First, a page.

San vs wild: what the San people can teach us about living with climate change
23rd May, 2012
Once derided as backwards, the southern African San tribe’s love of nature is now bringing them real rewards, as well as offering an insight into how humans can survive with little or no water. Ruth Styles travelled to meet them in Namibia
I’m standing in the middle of a thorn bush, watching in trepidation as hunter N!abi wriggles into a sandy burrow belonging to a porcupine. At 5’8 and slender with it, N!abi isn’t huge but he’s still a lot bigger than the den’s spiky owner. He wriggles, slowly widening the entrance then disappears completely into the darkness, spear in hand, leaving only a pair of battered Converse clad feet above ground. Then even they disappear. We stand and wait. Eventually he re-emerges empty handed, brushing sand off his shoulders and shaking his head ruefully. For the Ju/'hoan San of //nhoq’ma, there’s going to be no porcupine supper today.
The San or Bushmen people of southern Africa are one of the oldest peoples on the planet with a way of life that’s changed little over the last millennia. But while their lifestyle might not be radically different to that of their forebears, the world around them has changed dramatically. Their story has a similar trajectory to that of Australia’s aborigines, with incoming Bantu tribes then European colonists driving them out of fertile farmland and into the burning wastes of the Kalahari Desert where most now live. As with the aborigines, alcoholism has become a serious problem, while the hunter-gatherer lifestyle is threatened by climate change and over development. But the modern story of the San people isn’t all hard times and bad luck. In Namibia, San land is protected and despite the country’s strict anti-poaching laws, tribesmen have been issued with hunting permits on the proviso that only traditional methods – spears, poison arrows and traps – are used. And hunting isn’t the only way the San survive in Namibia. Responsible tourism is also playing a part.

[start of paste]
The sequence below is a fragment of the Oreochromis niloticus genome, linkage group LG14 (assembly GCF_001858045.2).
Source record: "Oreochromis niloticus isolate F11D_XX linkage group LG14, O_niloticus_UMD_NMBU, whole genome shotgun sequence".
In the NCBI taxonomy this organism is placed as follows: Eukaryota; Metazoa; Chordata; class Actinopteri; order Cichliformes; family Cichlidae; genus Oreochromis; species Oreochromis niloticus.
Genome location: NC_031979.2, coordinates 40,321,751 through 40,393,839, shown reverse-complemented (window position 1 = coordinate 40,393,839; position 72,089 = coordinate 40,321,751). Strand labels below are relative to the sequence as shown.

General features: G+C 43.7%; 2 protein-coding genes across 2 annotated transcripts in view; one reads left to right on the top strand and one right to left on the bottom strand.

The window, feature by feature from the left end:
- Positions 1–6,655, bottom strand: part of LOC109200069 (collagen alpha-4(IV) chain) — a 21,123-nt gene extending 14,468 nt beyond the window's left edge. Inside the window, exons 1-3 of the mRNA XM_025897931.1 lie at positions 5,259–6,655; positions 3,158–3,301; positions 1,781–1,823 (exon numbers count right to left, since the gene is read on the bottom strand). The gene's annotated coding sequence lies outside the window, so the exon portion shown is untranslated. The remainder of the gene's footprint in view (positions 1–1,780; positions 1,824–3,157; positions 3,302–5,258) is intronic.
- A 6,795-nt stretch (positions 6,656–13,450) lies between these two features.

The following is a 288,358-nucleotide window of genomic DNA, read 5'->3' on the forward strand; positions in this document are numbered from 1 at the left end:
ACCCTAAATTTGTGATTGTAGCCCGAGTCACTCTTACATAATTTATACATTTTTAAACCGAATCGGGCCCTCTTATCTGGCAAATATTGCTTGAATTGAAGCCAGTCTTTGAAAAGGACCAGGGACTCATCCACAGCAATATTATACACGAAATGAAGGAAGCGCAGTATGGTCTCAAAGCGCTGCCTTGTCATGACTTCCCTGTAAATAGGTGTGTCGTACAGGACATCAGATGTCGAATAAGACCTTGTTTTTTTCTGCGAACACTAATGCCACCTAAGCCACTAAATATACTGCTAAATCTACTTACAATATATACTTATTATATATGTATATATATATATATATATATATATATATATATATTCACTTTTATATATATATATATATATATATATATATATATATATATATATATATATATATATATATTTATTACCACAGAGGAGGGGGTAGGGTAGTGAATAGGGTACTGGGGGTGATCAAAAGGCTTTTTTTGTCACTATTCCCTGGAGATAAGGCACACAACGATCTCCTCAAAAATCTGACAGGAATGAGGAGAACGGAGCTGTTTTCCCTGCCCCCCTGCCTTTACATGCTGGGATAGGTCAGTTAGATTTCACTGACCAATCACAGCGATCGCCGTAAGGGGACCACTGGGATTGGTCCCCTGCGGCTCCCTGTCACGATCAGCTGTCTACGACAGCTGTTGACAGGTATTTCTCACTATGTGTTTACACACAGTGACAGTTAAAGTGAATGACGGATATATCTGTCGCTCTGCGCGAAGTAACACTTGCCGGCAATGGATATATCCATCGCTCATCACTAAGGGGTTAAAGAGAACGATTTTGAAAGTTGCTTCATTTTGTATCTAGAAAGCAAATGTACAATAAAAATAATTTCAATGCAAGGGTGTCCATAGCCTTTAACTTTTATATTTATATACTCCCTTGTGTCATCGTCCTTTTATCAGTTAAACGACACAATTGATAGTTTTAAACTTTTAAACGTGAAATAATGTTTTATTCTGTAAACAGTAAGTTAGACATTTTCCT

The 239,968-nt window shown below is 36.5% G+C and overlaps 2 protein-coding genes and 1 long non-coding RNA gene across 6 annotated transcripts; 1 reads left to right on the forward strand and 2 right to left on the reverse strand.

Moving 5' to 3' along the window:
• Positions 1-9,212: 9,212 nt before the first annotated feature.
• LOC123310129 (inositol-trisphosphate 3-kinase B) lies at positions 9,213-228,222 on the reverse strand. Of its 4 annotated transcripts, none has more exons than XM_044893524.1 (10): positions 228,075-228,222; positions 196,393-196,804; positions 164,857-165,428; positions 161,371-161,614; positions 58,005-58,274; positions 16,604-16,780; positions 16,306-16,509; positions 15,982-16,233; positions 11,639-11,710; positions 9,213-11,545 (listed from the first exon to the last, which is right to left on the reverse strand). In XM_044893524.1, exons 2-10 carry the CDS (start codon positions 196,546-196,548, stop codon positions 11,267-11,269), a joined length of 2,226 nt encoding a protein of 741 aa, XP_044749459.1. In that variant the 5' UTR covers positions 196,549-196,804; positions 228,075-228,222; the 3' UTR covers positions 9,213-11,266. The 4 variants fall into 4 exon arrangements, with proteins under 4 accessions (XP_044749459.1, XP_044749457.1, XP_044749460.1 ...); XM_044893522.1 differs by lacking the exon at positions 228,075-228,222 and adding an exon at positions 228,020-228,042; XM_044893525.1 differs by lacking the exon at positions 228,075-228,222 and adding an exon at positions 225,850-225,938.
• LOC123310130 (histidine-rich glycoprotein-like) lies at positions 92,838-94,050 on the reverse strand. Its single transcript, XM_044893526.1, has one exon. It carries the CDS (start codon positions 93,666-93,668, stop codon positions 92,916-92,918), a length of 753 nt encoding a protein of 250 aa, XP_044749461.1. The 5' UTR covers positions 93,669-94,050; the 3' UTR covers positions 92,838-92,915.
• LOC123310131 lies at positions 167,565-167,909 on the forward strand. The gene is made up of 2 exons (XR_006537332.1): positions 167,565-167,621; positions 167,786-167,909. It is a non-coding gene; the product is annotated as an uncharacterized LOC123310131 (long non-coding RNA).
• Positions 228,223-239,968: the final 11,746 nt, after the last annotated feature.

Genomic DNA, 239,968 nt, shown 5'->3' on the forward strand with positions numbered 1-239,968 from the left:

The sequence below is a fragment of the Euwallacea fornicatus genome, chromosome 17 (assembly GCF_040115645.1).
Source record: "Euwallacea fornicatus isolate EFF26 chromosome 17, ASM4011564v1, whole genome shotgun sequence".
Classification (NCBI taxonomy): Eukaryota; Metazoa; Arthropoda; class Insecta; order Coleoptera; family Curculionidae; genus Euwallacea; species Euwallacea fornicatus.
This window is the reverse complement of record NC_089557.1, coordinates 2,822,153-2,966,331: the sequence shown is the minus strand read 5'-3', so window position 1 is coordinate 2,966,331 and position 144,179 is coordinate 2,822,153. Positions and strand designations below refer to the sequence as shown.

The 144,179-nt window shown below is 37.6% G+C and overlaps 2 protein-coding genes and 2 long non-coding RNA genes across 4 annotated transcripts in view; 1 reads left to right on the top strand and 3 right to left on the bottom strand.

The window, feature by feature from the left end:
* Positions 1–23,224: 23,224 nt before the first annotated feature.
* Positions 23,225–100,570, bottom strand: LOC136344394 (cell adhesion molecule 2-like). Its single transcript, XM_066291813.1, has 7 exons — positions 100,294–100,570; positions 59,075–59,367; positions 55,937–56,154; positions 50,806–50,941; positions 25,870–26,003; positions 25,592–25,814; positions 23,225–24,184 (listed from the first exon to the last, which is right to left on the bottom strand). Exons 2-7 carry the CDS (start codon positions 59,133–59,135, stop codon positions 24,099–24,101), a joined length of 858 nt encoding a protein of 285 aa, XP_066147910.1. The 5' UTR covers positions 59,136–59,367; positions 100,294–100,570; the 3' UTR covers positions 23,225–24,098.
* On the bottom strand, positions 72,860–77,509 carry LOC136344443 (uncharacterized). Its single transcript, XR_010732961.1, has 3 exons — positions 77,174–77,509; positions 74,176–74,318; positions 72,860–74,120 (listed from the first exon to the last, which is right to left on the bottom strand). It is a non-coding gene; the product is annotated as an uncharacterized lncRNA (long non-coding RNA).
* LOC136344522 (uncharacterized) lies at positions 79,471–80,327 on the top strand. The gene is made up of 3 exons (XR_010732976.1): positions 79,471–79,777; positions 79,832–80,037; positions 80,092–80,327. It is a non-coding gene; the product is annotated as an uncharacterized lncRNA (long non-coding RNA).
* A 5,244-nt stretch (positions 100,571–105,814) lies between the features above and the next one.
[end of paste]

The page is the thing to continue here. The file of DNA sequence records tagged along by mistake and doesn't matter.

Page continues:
To say that //nhoq’ma is remote would be an understatement. Three hours by road from the nearest town, Grootfontain, //nhoq’ma is close to the Namibian border with Botswana on the western edge of the Kalahari Desert. The surrounding land boasts a stark beauty, with its carmine sandy soil pockmarked by foamy clumps of silver elephant grass and hunched Zambezi teak trees. It’s hot, dry and a tough spot to survive in. But survive the San do – and they aren’t alone. Along with 400 different types of plant, the Kalahari supports a bewilderingly large array of fauna, including hyenas, lions, antelope and giraffe, as well as warthogs, meerkats and porcupine. It might look unpromising at first glance but for the San, the Kalahari is one big larder.
At //nhoq’ma, foraging is supplemented by the presence of Nhoma Camp, which along with employment, offers the San an outlet for handmade crafts and the chance to give guests an insight into their frequently misunderstood culture. Small scale and low impact, the 10-tent camp is a haven with stunning views of the Nhoma Omuramba – a fossilised riverbed – as well as the surrounding desert. Just metres from //nhoq’ma, Nhoma is a world away from the classic safari experience, with the local San calling the shots and dictating the itinerary. Up at the village on the afternoon following the unsuccessful porcupine hunt, we got to grips with San crafts, including arrow and trap making (complete with entertaining re-enactments) and culture. Sitting in sandy circle dominated by a huge plane tree and dotted with dome shaped huts made from foraged twigs and bits of wood, we learned how to make arrows from reeds and rope from strands of wiry grass. Earlier, Ikunta, #niaici and the two N!ani’s had given us a masterclass in fire making while out on the hunt, as well as pointing out a mind boggling array of useful flora. From a small twig that turned out to have a melon-sized bulb full of drinkable liquid to roots that tackle back pain and grasses that make a good salad, there was little the locals didn’t know.